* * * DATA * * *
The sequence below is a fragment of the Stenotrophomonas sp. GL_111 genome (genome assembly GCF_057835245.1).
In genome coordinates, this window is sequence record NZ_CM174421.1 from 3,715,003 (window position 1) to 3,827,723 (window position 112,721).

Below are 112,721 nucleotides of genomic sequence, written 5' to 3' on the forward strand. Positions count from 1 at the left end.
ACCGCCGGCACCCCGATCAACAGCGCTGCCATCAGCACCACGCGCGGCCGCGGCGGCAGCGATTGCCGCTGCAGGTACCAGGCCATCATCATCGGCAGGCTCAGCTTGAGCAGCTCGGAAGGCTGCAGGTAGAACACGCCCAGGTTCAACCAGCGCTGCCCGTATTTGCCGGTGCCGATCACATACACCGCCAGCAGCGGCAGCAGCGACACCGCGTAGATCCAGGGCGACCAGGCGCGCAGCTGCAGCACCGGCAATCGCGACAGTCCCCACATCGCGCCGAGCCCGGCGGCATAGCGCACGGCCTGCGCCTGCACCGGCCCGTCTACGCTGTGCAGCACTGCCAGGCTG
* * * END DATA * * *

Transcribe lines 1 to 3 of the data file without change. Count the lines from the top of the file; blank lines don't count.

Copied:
The sequence below is a fragment of the Stenotrophomonas sp. GL_111 genome (genome assembly GCF_057835245.1).
In genome coordinates, this window is sequence record NZ_CM174421.1 from 3,715,003 (window position 1) to 3,827,723 (window position 112,721).

Below are 112,721 nucleotides of genomic sequence, written 5' to 3' on the forward strand. Positions count from 1 at the left end.